Pending Supreme Court Cases That Will Impact the Workplace


Supreme Court building, from Wikipedia

Supreme Court building, from Wikipedia

Two major employment issues are still pending before the Supreme Court this term. The first are the Affordable Care Act cases (Sebelius v. Hobby Lobby Stores, Inc., and Conestoga Wood Specialities Corp. v. Sebelius). The second involves the constitutionality of President Obama’s recess appointments to the NLRB and the validity of decisions made by those appointments (National Labor Relations Board v. Noel Canning).

Both questions could have huge impacts on the workplace. Given the complexity and contentiousness of these decisions, we may not see either of them until June 30. Or they could be issued today.

  1. The Affordable Care Act Mandates

The employers in the Hobby Lobby and Conestoga Wood Specialties cases are both privately held corporations, their stock shares controlled by their founding families. The employers argue that their rights under the Religious Freedom Restoration Act (RFRA), 42 U.S.C. Sections 2000bb et seq., are violated if they are forced to pay for certain forms of birth control, as mandated by the HHS regulations implementing the Affordable Care Act. The owners of these corporations argue that they have longstanding beliefs that these forms of birth control are immoral.

Hobby Lobby and Conestoga Wood Specialties state that they should not have to pay for insurance coverage subsidizing their employees’ purchase of these forms of birth control, nor should they be forced to pay the financial penalties in the ACA for employers that don’t provide health insurance coverage meeting the HHS requirements.

Although these are statutory cases under RFRA, there is an underlying constitutional question. The First Amendment provides, among other things, that “Congress shall make no law . . . prohibiting the free exercise” of religion. The issue is whether a law that applies generally (like the ACA), which says nothing directly about religion, but which does in fact impact the religious beliefs of some people, can violate the Free Exercise Clause.

Congress, when passing RFRA, ruled that the federal government cannot “substantially burden a person’s exercise of religion” unless the burden is the least restrictive means to further a compelling governmental interest. So the issues before the Supreme Court are (1) whether the ACA mandate furthers a compelling governmental interest and (2) whether the ACA mandate is the least restrictive means to do so.

While it seems odd to think that corporations could have rights to exercise religion, privately held corporations are often seen as extensions of their owners. Moreover, under the Supreme Court’s controversial decision in Citizens United, if corporations have freedom of speech rights under the First Amendment, why wouldn’t they also have freedom of religion rights under the same amendment?

During the Supreme Court arguments in March, it appeared that the justices would split 5-4 in favor of Hobby Lobby and Conestoga Wood Specialties. But we won’t know until the opinion is issued.

Moreover, we don’t know how broadly the Court will rule.

  • Will the decision be limited to privately held corporations?
  • Will it cover other aspects of the ACA than the mandated coverage of certain classes of birth control, such as blood transfusions and other types of medical treatments that some religious groups object to?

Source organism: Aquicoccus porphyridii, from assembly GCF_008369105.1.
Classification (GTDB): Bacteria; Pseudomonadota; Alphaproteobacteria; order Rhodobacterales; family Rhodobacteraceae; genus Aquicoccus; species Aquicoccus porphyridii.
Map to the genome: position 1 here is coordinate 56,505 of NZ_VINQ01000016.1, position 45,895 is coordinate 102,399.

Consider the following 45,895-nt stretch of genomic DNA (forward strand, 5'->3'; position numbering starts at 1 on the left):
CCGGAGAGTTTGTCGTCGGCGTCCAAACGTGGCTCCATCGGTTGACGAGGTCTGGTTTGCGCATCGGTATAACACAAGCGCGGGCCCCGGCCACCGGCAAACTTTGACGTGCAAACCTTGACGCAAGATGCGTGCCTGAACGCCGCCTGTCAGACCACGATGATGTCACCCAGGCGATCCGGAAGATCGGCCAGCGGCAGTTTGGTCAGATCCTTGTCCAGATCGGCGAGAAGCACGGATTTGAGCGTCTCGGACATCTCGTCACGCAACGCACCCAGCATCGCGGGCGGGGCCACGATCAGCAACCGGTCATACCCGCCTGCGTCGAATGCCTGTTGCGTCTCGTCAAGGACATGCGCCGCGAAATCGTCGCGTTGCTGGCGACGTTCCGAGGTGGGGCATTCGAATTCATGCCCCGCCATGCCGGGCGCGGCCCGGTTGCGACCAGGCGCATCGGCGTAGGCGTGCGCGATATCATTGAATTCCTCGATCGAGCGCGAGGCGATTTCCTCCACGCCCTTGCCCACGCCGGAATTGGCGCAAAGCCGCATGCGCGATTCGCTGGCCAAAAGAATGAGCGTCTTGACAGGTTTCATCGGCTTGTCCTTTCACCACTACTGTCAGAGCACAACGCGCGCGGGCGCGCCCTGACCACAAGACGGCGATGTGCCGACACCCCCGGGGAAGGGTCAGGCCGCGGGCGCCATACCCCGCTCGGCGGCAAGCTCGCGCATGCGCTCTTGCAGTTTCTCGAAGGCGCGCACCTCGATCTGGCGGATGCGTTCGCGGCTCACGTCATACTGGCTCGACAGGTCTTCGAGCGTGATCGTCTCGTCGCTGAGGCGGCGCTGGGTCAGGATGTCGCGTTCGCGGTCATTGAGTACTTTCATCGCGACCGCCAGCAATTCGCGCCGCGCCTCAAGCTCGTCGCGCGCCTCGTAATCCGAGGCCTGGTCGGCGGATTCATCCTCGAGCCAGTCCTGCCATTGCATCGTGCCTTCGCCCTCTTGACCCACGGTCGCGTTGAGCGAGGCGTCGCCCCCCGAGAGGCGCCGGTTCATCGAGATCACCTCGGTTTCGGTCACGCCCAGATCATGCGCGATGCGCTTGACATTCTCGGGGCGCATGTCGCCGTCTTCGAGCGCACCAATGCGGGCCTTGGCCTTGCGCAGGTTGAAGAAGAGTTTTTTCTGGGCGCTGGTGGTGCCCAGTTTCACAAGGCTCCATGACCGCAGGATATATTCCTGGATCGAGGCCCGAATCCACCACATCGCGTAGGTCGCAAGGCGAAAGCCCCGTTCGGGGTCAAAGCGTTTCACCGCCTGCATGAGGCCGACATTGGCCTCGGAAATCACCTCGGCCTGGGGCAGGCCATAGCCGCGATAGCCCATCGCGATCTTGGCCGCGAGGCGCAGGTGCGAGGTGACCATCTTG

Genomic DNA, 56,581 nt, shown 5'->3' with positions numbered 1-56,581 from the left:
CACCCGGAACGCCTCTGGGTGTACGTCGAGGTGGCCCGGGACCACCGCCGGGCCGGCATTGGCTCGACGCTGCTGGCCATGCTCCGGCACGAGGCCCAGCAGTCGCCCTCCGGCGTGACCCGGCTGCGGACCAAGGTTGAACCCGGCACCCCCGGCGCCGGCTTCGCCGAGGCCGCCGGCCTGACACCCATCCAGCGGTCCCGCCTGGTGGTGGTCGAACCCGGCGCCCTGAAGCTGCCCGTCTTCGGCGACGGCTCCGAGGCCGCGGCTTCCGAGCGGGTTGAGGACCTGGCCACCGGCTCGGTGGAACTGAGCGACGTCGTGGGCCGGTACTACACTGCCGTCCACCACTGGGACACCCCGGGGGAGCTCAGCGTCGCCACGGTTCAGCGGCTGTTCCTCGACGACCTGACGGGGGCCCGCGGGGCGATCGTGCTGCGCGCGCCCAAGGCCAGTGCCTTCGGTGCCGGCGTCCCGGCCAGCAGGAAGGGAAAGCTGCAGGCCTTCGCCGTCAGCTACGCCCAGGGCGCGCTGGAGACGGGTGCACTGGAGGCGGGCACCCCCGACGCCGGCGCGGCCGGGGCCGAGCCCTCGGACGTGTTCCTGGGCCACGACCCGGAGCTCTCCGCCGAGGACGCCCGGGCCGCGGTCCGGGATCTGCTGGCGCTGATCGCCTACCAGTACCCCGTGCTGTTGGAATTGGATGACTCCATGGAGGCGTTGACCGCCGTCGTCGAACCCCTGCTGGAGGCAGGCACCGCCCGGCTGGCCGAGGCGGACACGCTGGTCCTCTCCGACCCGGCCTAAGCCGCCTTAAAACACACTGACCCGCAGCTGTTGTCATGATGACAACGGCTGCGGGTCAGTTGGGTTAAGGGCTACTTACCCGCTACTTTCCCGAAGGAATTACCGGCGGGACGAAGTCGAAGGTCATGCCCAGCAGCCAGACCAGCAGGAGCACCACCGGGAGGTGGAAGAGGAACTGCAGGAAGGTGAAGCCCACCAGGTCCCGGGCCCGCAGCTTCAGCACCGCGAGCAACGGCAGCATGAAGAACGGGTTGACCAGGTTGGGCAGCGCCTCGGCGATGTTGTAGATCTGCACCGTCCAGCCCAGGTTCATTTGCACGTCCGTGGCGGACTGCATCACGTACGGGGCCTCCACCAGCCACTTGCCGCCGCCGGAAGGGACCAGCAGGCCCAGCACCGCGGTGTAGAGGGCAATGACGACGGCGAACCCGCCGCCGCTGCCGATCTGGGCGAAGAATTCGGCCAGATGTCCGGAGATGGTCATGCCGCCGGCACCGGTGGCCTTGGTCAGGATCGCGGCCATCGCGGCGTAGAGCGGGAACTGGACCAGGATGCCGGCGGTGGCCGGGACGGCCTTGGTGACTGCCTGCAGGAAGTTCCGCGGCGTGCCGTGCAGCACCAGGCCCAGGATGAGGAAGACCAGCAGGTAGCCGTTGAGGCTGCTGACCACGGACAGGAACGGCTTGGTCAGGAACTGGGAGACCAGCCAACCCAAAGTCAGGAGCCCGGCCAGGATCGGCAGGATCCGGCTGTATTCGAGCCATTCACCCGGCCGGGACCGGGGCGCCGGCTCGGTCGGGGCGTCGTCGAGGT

• Might it be read to cover far more than the ACA, such as statutes and regulations mandating equal treatment of women and homosexuals, contrary to some religious beliefs?

It will probably take years of litigation to resolve the unanswered questions from the Court’s coming ruling.

  1. Recess Appointments to the NLRB

In National Labor Relations Board v. Noel Canning, the issues are at least as far-reaching as those in the ACA cases. The Supreme Court will decide whether President Obama’s recess appointments of three NLRB members were appropriate.

The Recess Appointments Clause of the Constitution authorizes the president “to fill up all Vacancies that may happen during the Recess of the Senate, by granting Commissions which shall expire at the End of their next Session.”

The issue in the Noel Canning case is whether the president can only make recess appointments if the vacancy is created during the recess, or whether he can fill any vacancies that existed at the beginning of the recess—which is how modern presidents have interpreted it. While the text of the Constitution seems to indicate the former interpretation, there is clear practice supporting the latter interpretation.

If the justices use a strict constructionist interpretation, then far more than the Noel Canning decision—or even NLRB decisions for the last couple of years—are at stake. President Obama has made many recess appointments beyond those to the NLRB, as have other recent presidents. Many administrative decisions could be subject to challenge if the Supreme Court narrowly interprets the Recess Appointments Clause.

More Perspectives on Health Care ReformI think it is likely that President Obama will lose on these specific appointments, which were made when the Senate was still in pro forma sessions. However, the fact that the Court has not yet ruled probably means that there is a debate over how broad the opinion should be.

In other situations, Chief Justice Roberts has tried to find a minimally disruptive way to rule on major cases. We shall see if he attempts to do so in this case.

So, stay tuned! The next week should be interesting for SCOTUS watchers.

Any guesses as to what the Court might decide?

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